The Pine Bluff School Board voted to grant two years retroactive pay to Pine Bluff High School Principal Michael Nellums and to add a stipend to his current contract, making his salary nearly $100,000.

The Pine Bluff School Board voted to grant two years retroactive pay to Pine Bluff High School Principal Michael Nellums and to add a stipend to his current contract, making his salary nearly $100,000.


Action on the salary matter was taken at a special called board meeting Thursday night. Nellums had complained recently that he was underpaid.


Board member Henry Dabner made a motion to have the district pay $19,780 to Nellums for 2012-2013 and 2013-2014, and to add an $8,000 stipend to his 2014-2015 contract.


Board members Phyllis Wilkins, Harold Jackson, Herman Horace and Dabner voted for this motion. Board members Leon Jones and Andrea Roaf-Little voted against it. Board member Ken Dickson was absent.


Per the motion, the $19,780 was to be paid to Nellums by Friday afternoon.


Nellums will be paid $99,249.08 for the period of July 1, 2014, to June 30, 2015, including the $8,000 stipend, according to records made available by district staff on Friday. Nellums did not return a phone call for comment Friday afternoon.


At a Sept. 23 regular meeting, Pine Bluff Superintendent Linda Watson cautioned the school board about adjusting Nellums’ salary because it could trigger an audit finding from the Legislative Audit Committee and land the district in fiscal distress.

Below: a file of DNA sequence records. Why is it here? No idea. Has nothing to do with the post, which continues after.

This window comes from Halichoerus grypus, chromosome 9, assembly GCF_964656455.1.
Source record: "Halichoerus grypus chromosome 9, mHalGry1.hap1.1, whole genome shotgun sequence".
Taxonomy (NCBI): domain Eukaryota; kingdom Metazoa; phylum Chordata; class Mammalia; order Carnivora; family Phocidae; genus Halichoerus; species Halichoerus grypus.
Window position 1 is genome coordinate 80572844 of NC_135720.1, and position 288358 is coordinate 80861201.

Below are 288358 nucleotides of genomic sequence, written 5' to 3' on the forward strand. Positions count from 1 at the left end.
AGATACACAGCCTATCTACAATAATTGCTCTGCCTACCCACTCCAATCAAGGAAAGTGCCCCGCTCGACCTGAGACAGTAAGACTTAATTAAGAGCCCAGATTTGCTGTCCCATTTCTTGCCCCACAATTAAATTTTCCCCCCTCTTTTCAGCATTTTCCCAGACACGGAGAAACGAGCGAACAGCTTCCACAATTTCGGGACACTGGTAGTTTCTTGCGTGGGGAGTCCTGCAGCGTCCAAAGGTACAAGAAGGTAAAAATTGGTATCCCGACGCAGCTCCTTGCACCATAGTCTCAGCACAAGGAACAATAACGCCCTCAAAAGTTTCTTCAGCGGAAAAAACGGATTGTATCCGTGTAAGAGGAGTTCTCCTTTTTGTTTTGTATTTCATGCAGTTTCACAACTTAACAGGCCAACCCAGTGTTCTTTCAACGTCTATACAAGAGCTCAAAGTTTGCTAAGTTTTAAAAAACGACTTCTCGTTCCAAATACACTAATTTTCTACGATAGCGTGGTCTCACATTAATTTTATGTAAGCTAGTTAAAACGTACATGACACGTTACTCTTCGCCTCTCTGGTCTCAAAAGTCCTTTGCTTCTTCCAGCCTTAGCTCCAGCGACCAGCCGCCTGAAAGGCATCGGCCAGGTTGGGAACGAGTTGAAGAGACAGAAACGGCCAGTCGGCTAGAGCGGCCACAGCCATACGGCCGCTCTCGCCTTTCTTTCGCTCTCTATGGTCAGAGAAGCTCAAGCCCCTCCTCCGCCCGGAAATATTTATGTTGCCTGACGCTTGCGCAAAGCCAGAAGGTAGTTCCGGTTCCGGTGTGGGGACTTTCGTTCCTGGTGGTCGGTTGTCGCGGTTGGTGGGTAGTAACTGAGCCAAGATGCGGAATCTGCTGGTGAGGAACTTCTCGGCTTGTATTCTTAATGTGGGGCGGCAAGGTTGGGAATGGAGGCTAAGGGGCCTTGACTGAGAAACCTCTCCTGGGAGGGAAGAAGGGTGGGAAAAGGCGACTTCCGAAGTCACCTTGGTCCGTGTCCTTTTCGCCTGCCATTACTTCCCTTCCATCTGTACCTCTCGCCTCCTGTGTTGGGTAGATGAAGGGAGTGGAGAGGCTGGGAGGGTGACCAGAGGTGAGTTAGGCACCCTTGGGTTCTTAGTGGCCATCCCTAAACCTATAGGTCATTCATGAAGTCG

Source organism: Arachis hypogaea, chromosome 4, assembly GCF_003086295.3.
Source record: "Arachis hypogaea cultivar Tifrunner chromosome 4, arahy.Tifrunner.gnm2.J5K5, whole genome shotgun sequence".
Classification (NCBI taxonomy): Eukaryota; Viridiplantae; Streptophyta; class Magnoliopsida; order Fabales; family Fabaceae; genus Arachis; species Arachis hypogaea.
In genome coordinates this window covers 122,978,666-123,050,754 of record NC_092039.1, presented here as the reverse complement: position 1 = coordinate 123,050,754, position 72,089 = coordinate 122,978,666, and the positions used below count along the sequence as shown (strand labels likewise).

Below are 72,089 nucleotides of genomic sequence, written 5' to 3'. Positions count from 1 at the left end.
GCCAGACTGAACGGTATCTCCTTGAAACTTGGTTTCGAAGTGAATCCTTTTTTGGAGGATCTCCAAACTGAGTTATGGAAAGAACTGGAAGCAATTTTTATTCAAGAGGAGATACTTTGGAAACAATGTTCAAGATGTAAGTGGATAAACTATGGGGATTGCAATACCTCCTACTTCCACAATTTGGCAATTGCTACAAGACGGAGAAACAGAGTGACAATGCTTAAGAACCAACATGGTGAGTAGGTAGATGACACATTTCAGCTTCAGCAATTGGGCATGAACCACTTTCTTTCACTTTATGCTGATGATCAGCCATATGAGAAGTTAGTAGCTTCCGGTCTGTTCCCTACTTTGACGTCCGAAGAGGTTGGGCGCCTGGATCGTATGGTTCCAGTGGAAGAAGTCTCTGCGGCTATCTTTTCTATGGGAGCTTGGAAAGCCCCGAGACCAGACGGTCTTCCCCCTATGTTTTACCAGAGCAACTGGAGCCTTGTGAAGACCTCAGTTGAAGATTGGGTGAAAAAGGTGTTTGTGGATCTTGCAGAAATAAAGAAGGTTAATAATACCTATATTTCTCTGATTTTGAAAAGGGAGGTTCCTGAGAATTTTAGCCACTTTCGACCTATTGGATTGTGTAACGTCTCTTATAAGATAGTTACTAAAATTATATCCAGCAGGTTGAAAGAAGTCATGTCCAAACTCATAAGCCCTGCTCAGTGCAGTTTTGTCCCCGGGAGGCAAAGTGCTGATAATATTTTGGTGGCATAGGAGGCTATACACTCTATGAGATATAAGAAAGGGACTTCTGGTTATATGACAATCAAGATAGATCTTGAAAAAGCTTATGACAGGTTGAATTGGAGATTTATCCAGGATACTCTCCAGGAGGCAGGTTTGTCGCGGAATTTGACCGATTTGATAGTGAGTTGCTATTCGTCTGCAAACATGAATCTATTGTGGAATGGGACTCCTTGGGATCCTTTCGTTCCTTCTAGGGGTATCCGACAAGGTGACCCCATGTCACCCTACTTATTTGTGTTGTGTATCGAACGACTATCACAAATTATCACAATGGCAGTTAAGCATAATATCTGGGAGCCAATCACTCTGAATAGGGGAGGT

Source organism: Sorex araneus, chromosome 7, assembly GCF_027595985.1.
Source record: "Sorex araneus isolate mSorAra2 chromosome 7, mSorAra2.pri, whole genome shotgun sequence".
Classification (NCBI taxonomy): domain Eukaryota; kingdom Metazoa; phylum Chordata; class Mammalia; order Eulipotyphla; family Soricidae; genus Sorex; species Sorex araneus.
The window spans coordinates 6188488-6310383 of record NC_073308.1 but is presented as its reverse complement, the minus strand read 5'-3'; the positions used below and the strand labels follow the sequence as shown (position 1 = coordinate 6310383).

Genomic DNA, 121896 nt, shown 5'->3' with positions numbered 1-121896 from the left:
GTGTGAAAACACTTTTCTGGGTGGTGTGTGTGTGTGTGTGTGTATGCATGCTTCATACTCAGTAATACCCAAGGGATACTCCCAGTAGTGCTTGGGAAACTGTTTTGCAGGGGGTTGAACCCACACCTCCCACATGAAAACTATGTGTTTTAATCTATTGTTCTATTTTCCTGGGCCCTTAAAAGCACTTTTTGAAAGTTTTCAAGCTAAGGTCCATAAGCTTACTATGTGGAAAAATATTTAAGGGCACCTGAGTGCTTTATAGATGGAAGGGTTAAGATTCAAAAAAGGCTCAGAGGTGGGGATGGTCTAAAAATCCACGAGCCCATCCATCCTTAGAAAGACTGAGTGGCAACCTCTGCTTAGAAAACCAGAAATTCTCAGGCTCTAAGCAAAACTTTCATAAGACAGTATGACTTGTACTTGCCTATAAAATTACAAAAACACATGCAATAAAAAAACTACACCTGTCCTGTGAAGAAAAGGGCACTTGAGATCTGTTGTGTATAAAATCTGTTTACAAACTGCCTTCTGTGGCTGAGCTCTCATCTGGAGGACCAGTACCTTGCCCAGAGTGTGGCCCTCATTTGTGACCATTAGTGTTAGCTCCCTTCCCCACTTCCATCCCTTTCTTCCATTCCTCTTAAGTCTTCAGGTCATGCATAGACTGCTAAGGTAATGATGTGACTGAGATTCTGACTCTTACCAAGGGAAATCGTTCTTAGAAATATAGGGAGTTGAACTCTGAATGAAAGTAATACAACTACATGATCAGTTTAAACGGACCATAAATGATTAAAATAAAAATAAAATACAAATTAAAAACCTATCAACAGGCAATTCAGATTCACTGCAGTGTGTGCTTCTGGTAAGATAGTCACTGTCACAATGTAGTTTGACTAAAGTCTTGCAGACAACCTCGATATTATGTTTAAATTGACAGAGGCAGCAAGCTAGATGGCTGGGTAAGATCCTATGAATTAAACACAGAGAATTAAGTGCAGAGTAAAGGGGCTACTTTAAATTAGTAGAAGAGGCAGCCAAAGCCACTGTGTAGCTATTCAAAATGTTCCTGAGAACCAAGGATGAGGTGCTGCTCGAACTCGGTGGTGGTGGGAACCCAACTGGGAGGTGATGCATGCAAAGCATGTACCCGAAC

Most district employees who have questions on their salaries have their questions resolved with administrators, Watson said. She cautioned that the school district was previously cited by the Arkansas Legislative Audit Committee with an audit report related to an unnamed assistant principal who was reportedly not paid in accordance with a salary schedule.


The school district rectified this salary discrepancy by freezing the assistant principal’s salary and having the person work additional days, Watson said. This explanation was presented to the Legislative Audit Committee, she said. However, she cautioned that a second audit finding from the Legislative Audit Committee may bring a negative outcome.


Watson reiterated her concerns on Thursday, saying amending Nellums’ contract could cause a second audit finding.


"The previous board voted on the district’s salary range for all employees," Watson said. " … Please do not think the issue is $20,000 to $30,000."


Dabner said that Nellums is being paid according to his contract.


Roaf-Little referenced the previous board vote on Sept. 23 to consult a lawyer before making a decision on Nellums’ contract.


"Mr. Nellums signed a contract of $90,000," Roaf-Little said. "I do not know what was stated to him elsewhere — if anything. But the contract signed was for $90,000. If anything was promised to Mr. Nellums, it was off the record."


Jackson said he spoke with the district’s lawyer Luther Sutter, who "indicated he would let the board make the decision," Jackson said.


Watson has said that principals’ salaries are determined by the certified salary scale multiplied by the number of days worked per year. Principals are also paid a stipend for the numbers of years worked as an administrator and a stipend for level of education. Nellums holds a doctorate degree in education, Watson said.


Jones said he opposed granting Nellums the retroactive pay and stipend measure because it was akin to granting him a raise of 10.5 percent. Conversely, teachers received a 1.5 percent raise in 2013-2014, he said.


"I would like to have the patrons of the district hear this," Jones said. "Dr. Nellums is getting 10 times everybody else. I cannot see how this will help the children."


Horace said he does not see how adjusting Nellums’ contract would put the district in fiscal distress.